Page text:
This is huge because the last few years fights have been raging across the world with almost every big tech company neck-deep in litigations. Google is fighting newspapers across the world for taking a preview or the entirety of their content in Google searches and earning ad revenue from it but not paying anything for it.

Google vs Apple

Both Google and Apple are fighting multiple cases across the world where the app developers are accusing them of monopoly practices and overcharging them for taking 30% commission on every transaction from their app stores and not even permitting the apps to sell directly from their own stores.

Amazon uses its dominant position to impose high platform charges and what products they show first. It is also manufacturing hundreds of quick-selling products under its own brands and selling them cheaper than the best-selling product in the same category.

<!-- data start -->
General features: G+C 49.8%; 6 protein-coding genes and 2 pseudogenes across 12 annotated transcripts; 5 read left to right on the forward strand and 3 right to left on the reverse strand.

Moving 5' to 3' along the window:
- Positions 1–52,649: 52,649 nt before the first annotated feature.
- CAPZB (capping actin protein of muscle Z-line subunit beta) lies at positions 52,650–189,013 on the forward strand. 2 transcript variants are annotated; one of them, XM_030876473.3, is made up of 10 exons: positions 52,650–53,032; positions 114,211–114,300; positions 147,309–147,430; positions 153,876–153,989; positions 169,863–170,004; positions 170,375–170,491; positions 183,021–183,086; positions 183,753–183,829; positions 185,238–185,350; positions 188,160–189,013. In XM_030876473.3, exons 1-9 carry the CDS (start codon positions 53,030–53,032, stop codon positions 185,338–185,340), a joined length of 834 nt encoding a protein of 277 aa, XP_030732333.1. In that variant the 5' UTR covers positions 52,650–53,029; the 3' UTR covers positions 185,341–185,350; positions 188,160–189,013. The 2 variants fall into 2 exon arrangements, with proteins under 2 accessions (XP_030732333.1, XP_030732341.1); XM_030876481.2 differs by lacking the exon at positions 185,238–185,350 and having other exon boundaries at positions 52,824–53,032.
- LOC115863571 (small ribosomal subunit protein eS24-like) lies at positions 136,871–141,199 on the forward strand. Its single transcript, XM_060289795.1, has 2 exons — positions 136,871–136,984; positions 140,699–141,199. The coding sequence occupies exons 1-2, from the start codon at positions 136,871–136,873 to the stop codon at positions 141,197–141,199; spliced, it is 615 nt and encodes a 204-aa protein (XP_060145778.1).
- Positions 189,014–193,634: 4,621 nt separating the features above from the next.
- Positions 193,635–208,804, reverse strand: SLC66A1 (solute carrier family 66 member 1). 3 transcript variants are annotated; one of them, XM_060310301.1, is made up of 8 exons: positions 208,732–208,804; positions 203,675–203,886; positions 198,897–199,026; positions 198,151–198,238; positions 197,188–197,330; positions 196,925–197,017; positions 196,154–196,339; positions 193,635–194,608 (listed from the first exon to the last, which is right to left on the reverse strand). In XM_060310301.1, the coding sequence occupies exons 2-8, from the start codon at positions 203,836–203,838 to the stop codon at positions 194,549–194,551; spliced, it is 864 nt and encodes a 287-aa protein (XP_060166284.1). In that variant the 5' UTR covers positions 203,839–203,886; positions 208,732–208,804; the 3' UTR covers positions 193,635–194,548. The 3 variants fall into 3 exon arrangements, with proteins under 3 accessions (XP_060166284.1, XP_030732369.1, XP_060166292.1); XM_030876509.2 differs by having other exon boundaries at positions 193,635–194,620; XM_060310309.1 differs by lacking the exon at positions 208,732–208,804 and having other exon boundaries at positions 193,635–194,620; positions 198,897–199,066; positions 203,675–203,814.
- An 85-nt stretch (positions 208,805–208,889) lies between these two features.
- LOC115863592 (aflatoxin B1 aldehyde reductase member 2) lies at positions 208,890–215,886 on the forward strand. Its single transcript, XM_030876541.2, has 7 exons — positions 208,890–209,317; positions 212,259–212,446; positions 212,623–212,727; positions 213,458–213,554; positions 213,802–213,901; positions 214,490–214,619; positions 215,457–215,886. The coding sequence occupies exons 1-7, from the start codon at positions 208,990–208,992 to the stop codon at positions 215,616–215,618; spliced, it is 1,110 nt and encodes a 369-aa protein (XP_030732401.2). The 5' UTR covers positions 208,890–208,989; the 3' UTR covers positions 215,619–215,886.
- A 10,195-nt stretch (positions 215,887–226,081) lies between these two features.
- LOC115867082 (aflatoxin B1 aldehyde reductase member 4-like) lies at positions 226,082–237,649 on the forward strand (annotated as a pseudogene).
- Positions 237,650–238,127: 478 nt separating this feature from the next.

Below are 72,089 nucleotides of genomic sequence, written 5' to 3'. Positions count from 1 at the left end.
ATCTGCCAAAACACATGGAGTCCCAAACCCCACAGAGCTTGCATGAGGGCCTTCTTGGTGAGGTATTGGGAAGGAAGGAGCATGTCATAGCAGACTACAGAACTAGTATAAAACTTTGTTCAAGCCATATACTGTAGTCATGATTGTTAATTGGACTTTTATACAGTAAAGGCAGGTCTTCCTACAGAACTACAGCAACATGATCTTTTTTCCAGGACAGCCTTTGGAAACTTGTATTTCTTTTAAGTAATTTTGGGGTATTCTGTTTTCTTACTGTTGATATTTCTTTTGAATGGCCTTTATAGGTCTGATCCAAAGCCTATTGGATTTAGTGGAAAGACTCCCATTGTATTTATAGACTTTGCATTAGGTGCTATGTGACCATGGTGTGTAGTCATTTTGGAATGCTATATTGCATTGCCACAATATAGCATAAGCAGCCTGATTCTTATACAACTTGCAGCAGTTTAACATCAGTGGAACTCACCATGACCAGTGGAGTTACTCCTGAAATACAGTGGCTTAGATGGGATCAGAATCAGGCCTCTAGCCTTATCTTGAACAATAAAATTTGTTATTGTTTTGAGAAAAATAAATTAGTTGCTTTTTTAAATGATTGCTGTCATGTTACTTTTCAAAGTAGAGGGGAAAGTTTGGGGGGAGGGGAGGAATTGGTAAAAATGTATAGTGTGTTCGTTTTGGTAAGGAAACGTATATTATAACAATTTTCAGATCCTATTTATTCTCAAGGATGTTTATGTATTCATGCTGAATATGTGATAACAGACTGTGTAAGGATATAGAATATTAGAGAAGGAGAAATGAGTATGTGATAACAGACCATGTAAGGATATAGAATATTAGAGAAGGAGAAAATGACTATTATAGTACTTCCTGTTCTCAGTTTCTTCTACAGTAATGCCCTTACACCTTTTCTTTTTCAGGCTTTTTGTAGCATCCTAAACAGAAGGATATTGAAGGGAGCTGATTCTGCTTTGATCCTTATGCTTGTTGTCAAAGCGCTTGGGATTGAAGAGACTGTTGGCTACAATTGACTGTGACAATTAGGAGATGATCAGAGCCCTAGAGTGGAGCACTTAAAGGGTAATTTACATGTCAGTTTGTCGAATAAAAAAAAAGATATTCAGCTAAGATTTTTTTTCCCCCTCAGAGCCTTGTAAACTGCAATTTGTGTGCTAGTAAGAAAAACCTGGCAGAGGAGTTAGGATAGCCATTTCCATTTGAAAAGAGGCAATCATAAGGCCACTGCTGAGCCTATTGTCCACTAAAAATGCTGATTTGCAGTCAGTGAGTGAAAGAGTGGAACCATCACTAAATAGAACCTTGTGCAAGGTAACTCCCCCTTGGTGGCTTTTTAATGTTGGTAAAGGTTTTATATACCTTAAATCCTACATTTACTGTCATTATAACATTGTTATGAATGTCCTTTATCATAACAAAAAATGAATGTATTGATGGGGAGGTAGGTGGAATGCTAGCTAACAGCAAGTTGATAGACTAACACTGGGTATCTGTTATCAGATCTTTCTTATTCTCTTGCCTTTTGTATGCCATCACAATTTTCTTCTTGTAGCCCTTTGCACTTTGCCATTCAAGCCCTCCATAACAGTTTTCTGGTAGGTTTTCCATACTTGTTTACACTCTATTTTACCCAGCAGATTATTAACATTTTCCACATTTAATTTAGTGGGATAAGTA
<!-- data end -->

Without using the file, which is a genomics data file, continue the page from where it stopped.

USA may be divided about everything, but the one thing that they are united on are the means they want to employ to check monopolistic practices of big tech. They are expanding their antitrust laws to prevent anti-competitive practices and are figuring out how fines could be imposed as punishment and how things can be changed structurally.

Why this is significant